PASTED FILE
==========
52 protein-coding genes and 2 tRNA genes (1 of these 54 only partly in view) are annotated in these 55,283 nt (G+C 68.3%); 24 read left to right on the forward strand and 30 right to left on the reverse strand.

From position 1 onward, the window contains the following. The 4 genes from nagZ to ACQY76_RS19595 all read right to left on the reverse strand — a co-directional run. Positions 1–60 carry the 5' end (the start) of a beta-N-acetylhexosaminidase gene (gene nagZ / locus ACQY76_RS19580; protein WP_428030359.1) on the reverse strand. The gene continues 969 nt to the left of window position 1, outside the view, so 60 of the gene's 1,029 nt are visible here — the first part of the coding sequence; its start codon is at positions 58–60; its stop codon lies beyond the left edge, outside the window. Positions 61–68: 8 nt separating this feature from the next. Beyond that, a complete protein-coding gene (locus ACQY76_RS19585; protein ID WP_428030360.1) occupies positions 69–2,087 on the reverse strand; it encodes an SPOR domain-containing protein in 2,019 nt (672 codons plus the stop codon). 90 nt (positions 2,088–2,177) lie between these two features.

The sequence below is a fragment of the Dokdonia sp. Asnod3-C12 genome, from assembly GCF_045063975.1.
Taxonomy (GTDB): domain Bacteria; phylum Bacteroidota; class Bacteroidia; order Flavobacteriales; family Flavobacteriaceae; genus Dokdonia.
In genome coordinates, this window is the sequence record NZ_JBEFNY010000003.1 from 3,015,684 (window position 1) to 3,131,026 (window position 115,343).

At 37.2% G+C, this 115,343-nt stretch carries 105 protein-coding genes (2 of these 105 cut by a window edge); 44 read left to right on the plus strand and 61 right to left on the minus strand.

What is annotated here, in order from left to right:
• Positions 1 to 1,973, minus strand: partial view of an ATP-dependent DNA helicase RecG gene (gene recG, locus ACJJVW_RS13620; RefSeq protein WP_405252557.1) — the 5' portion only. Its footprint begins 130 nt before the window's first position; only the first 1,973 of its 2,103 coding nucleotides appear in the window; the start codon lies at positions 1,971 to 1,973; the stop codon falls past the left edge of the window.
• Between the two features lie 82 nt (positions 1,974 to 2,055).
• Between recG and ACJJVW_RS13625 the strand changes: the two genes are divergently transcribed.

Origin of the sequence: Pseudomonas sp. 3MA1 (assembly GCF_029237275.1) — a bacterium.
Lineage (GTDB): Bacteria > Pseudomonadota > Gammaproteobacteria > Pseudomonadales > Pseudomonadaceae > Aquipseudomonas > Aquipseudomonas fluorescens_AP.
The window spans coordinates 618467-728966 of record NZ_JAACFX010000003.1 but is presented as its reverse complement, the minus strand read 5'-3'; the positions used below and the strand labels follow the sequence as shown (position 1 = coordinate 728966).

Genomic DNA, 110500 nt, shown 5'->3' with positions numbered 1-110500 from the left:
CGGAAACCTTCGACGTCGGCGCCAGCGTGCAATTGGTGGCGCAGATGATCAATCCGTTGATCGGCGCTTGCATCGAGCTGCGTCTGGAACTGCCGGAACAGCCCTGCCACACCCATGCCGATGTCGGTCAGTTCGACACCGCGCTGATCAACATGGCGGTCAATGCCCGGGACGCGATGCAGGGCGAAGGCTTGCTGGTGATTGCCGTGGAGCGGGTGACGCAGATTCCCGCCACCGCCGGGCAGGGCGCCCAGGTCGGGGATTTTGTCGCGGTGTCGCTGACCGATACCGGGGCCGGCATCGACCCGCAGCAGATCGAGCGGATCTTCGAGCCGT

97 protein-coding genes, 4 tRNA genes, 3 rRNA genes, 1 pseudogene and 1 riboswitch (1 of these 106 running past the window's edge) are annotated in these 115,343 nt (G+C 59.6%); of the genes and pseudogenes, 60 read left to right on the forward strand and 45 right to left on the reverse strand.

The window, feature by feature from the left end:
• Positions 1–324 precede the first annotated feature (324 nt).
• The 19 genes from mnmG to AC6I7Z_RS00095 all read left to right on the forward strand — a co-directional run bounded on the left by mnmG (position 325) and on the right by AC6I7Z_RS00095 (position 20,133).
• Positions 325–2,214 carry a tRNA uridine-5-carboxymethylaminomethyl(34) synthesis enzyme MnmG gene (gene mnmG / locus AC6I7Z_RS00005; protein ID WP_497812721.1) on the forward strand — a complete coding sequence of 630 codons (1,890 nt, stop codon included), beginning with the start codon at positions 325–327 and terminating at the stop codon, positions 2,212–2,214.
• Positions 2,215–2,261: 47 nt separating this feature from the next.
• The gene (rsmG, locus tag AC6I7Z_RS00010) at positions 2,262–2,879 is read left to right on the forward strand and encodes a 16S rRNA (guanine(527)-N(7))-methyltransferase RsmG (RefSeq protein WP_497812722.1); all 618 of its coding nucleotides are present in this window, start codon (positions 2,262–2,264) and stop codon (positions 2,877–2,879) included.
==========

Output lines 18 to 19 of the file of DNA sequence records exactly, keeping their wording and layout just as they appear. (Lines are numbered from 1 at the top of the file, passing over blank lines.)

• Positions 1–324 precede the first annotated feature (324 nt).
• The 19 genes from mnmG to AC6I7Z_RS00095 all read left to right on the forward strand — a co-directional run bounded on the left by mnmG (position 325) and on the right by AC6I7Z_RS00095 (position 20,133).